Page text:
Perfect in its simplicity, the “laconic” construction of the saber speaks of its reliability and ultimate functionality, designed for multiple combat use in isolation from the production centers, in conditions of months-long, and often long-term hikes. The first glance at this weapon caused an admiring exclamation: “what a simple but powerful job!”. Unique and the preservation of this sample, just incredible for the age of 1000 - 1500 years. According to archaeologists, at one time the saber fell into a funeral pyre, the sheath and hilt burned, and a thinnest oxide film formed on the surface of the steel, preventing further rusting. In addition, over the course of the century, weapons, apparently, remained in the surface horizons, without being subjected to the destructive action of soil salts and acids. Blades of similar age, found in deeper layers, for example, in barrows, have a much worse condition. In fact, these are just puff stripes of rust - but they, nevertheless, are carefully kept in museums.
... A blade of quality steel was everything for a medieval warrior: both the first pride and the last hope. The cost of a good sword, saber reached the price of a war elephant or whole herds of horses. (Therefore, by the way, modern film versions of the then sword fights do not stand up to criticism - however, like most historical films with weapons. In battle, the warrior parried the enemy's blow with a shield, and only as a last resort, outside the battlefield, in the absence of full equipment, the blow was reflected by the blade.) And the main share of the cost, its absolute value, was not the decoration with gold and precious stones, but the quality of the steel of the blade.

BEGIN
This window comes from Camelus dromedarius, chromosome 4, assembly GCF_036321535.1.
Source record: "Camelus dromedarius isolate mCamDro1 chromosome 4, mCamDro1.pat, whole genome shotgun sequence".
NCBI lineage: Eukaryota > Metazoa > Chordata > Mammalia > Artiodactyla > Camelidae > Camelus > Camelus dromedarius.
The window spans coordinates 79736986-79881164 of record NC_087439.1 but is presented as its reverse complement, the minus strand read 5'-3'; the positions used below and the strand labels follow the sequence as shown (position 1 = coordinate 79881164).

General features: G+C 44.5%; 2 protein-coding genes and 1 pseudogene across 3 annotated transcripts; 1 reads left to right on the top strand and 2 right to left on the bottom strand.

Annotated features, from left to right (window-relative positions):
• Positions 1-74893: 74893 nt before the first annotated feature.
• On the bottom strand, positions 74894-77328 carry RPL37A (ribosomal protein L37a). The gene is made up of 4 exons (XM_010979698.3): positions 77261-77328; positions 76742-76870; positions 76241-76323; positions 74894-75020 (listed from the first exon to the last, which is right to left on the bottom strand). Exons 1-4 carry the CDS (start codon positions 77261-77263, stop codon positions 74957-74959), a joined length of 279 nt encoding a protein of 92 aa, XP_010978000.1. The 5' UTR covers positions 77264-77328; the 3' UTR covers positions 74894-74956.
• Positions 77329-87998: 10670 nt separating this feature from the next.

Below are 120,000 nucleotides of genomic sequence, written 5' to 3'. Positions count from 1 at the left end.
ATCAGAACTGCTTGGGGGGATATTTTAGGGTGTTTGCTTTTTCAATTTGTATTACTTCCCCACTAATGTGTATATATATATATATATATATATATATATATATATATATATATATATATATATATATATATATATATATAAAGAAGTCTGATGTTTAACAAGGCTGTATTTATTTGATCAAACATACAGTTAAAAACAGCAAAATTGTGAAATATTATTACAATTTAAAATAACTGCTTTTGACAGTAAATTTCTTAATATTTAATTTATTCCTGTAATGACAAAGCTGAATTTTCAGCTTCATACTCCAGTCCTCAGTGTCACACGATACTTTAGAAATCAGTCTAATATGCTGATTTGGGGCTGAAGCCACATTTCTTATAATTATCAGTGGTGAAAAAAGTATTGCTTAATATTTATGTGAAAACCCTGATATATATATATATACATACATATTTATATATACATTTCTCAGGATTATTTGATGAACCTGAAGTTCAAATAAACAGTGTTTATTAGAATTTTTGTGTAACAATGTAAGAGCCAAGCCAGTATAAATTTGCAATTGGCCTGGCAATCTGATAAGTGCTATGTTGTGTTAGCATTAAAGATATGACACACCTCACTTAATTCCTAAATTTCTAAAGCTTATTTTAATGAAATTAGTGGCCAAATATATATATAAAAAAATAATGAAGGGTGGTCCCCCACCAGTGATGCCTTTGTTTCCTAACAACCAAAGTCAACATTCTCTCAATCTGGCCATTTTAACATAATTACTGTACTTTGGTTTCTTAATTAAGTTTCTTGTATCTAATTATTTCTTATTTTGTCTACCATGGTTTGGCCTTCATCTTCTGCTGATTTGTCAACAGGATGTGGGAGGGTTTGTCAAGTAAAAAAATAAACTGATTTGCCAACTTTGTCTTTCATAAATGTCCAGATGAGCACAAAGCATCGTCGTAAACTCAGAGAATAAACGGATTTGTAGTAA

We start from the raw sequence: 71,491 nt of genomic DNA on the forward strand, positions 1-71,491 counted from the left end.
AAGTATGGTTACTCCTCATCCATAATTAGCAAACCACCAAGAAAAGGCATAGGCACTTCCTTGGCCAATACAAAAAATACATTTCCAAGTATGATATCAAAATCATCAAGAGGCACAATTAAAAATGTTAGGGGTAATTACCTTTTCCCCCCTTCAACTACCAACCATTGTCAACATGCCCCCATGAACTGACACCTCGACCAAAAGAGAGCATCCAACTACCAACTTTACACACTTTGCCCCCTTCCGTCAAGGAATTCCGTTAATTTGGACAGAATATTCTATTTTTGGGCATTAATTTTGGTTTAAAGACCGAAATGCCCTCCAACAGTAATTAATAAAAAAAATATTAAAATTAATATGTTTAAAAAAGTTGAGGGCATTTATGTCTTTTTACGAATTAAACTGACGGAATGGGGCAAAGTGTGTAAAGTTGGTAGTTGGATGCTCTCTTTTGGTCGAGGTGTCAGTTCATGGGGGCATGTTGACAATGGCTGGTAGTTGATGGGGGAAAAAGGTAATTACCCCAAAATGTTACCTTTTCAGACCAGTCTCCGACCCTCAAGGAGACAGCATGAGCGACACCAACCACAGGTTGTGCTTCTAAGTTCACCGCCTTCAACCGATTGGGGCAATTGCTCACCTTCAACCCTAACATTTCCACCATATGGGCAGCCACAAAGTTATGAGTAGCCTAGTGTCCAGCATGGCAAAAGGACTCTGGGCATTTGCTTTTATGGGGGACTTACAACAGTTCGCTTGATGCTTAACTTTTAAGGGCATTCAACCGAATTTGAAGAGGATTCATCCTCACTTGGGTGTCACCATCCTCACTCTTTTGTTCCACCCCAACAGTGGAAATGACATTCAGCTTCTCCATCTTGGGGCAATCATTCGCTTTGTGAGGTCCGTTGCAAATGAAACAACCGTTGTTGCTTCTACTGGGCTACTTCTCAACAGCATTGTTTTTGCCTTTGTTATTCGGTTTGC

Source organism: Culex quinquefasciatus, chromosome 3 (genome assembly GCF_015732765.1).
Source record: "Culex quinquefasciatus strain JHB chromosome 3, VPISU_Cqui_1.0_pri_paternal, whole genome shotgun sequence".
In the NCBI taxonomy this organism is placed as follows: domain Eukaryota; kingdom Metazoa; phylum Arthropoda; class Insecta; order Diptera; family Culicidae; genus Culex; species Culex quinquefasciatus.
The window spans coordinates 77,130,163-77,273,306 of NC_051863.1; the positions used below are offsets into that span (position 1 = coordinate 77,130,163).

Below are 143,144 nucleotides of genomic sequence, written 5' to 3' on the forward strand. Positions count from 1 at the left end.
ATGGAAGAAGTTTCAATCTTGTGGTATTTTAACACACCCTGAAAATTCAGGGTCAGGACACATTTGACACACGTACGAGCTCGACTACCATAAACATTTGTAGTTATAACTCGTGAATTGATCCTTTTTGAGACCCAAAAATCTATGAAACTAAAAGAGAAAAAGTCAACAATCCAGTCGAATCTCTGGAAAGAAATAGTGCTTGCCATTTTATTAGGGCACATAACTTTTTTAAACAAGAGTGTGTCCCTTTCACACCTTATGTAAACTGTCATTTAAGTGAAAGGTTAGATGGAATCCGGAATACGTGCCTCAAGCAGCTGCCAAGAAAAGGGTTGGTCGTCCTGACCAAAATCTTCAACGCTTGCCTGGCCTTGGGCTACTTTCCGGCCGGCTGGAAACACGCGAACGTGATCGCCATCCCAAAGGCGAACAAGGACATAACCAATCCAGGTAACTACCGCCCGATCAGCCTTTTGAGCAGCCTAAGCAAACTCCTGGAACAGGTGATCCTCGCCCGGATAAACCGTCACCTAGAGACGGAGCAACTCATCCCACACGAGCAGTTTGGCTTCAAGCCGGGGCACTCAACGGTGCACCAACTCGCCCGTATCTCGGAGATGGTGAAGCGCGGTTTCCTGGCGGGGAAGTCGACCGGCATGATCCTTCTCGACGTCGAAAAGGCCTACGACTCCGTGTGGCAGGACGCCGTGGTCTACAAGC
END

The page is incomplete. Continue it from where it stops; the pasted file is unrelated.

Well-preserved medieval knives come mainly from the arsenals of feudal castles and fortresses. But this is characteristic of Europe or Japan. Nomadic tribes, and even in the states that arose on their territories, did not have such repositories. All cash blades were always ready for battle and were used to the end, even the wreckage was converted into knives and other small tools. The only exception was weapons buried with their owners in mounds or funeral pyres. Typically, such burials with rich utensils were arranged for military leaders and leaders, so the quality of the blades buried in them was initially high. But the weapons of nomadic peoples, which have been extracted from mounds in our time, presented in museums, have, basically, an unimportant state. Thus, the saber presented here is distinguished by its excellent preservation for its age, its rare origin and, accordingly, its exceptional historical and collection value. The history of finding a unique blade is not completely clear. According to reports, it was accidentally found by local residents in the foothills of western Altai, in the so-called Valley of the Dead - the largest cluster of mounds and the remains of funeral pyres in this region. The exact time of the find is also unknown, most likely it was from the 18th-19th centuries, after which the saber was stored in the families of the Siberian Cossacks, and only very recently became available for scientific research and description. Already in our time, the blade and the crosshair were cleared, that is, the thinnest layer of patina was removed, which protected steel for centuries and retained its structure and properties. As a result, the saber came through the centuries to the present day not only preserved, but fully operational. And, by the way, for this reason, fate prepared for her, after the test of time, new tests in battle. People who had no idea that they had found a real treasure used it for the most utilitarian purposes - for training in fencing, attaching a simple wooden handle to it. And in his last “battle” at the end of the 20 century - not on the battlefield, but in the gymnasium - the ancient saber turned into a scrap metal, having completely bored, a heavy Japanese sword made of hardened steel ...